If you have money and want to save lives, you had better put a price on life. Scott Alexander explains it better than I can.
But don't mix up the price of a life with the value of a life. I see this happen all too frequently. To correct this mistake, I'm going to tell a little story.
Once upon a time, there was a village of peaceful immortal humans. They did not age past their primes, but they could still die from starvation or injury. But perhaps because their lives were so long and full, they all valued each other very highly and lived in peace. Indeed, there were no lengths to which the villagers would not go in order to save one of their fellows from unwanted annihilation.
Or, at least, that's how life was before the dragon came.
Dragons desire two things from people, as I'm sure you know: gold, and flesh. And this dragon, woe be upon the villagers, was powerful indeed — nigh invincible, with a cunning to match. The dragon, easily capable of killing the entire village outright, gave a grim ultimatum:
Each person in this village must pay a tax of gold, every year, in proportion to that person's age. Anyone who cannot pay the tax will be eaten.
The villagers begged and pleaded, they wept and raged, but the dragon was unmoved. It merely showed them a few heaps of rock that looked likely to make good gold mines, and told them to get to work.
The villagers tried their best. They really did. They were not miners, but they were fast learners. They worked themselves ragged, throwing aside stones, digging at the earth with their bare hands until their fingers bled, hunting and gathering as little as possible, letting their shelters deteriorate — yet still, they could not make the dragon's tax. At the end of a year, the dragon returned, and took all the gold they had, and ten of the oldest villagers (for giving up the eldest villagers was the way to save the most lives).
Distraught, the villagers resolved to try harder next time. They pushed themselves to their limits and beyond. They raced against time. They grew gaunt and ragged. Their eyes sank, their skin grew sallow, their arms thinned. They pushed themselves too hard, until they were collapsing in the mines. The next time the dragon came, it took all their gold and fifty of their number.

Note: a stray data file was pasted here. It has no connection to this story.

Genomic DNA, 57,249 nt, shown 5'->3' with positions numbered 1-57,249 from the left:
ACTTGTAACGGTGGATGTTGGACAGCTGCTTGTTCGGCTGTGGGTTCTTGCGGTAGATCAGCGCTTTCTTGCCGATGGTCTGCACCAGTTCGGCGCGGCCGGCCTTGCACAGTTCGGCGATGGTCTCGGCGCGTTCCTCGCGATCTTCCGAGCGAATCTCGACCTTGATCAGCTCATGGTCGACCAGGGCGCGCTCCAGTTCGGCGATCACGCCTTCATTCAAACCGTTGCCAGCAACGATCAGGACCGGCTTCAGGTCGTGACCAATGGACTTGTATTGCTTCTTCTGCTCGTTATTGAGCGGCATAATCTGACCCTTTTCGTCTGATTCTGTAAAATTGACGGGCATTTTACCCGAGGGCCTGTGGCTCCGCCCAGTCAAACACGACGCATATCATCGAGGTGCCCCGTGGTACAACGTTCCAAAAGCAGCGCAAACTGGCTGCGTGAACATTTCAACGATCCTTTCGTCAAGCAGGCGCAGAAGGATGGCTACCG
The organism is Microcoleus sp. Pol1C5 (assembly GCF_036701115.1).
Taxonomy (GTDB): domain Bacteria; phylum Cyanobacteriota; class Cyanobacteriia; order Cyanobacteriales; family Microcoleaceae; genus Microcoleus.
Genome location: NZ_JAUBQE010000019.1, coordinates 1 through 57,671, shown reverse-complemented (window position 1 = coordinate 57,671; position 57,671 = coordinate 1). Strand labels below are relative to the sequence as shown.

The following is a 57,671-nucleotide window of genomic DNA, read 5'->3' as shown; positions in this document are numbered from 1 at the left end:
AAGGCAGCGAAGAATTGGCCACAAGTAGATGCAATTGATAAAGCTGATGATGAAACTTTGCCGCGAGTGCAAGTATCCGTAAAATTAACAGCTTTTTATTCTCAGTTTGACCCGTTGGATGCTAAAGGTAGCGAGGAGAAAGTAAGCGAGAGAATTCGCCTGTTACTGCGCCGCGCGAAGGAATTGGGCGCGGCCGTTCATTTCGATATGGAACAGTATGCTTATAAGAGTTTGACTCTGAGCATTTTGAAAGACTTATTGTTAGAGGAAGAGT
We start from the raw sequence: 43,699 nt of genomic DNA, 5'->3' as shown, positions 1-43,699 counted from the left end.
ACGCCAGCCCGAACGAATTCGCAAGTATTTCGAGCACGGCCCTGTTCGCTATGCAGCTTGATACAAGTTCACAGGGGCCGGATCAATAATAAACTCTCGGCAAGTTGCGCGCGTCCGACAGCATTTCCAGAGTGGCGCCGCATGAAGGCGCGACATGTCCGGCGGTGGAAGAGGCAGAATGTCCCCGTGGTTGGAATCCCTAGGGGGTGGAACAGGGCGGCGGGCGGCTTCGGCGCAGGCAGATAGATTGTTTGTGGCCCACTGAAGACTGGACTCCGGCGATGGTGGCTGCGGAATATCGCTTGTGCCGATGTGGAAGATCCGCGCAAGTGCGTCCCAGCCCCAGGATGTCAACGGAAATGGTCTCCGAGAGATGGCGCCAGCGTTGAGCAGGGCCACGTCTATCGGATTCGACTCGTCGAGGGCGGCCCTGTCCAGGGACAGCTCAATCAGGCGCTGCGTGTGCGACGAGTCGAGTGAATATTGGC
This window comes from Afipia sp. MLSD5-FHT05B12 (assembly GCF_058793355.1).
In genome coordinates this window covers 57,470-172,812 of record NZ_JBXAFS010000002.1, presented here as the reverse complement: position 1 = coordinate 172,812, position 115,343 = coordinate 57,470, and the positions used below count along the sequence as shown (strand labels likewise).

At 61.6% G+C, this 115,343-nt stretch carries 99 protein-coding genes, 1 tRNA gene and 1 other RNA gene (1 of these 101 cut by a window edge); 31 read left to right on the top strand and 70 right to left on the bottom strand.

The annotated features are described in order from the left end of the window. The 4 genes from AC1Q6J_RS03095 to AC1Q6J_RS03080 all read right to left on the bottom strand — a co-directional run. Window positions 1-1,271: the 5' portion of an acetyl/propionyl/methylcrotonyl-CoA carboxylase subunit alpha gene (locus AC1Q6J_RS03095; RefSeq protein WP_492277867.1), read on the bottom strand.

Their strategy wasn't working.
But these villagers were born of humanity, and ingenuity is humanity's birthright. So in their third year, the surviving villagers came to bitter terms with their situation, and set to hunting and gathering and growing stronger, accepting that they had to take care of themselves before they could take care of their friends. They set to building picks and shovels, realizing that they could not save themselves with their hands alone.
At the end of the third year, the dragon took all their gold and one hundred of their number, for their infrastructure had not yet started paying off.
But by the end of the fourth year, the dragon only took two.
Shortly thereafter, the dragon (delighted by their progress) informed the villagers that the tax would now begin increasing faster; exponentially in age.
This time, the villagers only nodded, and forged their hot fury into cold resolve.
It has been many, many years since the dragon came to the village. In fact, it is not a village any more: the village grew to a city, and the city grew to a civilization.
The population is quite a bit younger now. The elders are wiser and more productive, and can get more gold out of the ground per hour, but there simply comes a time when this increased productivity is not worth the cost in lives. When that time comes, the elders go willingly to their fate, for these people are not the type to buy their own lives at the cost of two others.
In fact, hard tradeoffs such as these are commonplace. The villagers long ago discovered specialization and economics, and now most of them don't work in the mines. Some of them spend time growing or preparing food, others spend time maintaining shelter, others spend time inventing new tools and mechanisms that can keep pace with the dragon's dreadful tax. Indeed, some spend their lives on art and entertainment — for the villagers have learned the importance of maintaining motivation and morale.
(And some villagers, deep underground, far from the dragon's prying eyes, are designing weapons.)
So you will find, in this civilization, that there are people who dedicate their lives not to mining gold, but to writing books — but if you look closely, you'll notice that this only happens when the author can save more lives through increased morale and productivity than they can through working in the mines directly. And so this civilization, hellbent on saving as many people as it can every year, still produces books and plays and movies.
Which means that in modern times, you can calculate the exact cost of saving an additional life. It turns out that one life goes for about the same price as a thousand movie tickets.
As it happens, two of the citizens of this dragon-ridden world, Alice and Bob, are having a conversation about the value of a life, right now. Let's listen in:
Alice: So you see, the true value of a life is equivalent to about a thousand views on the latest blockbuster.
Bob: Nonsense! A life is worth much more than two thousand hours of movie-viewing! A life is nigh invaluable! You can't put a price tag on a human life!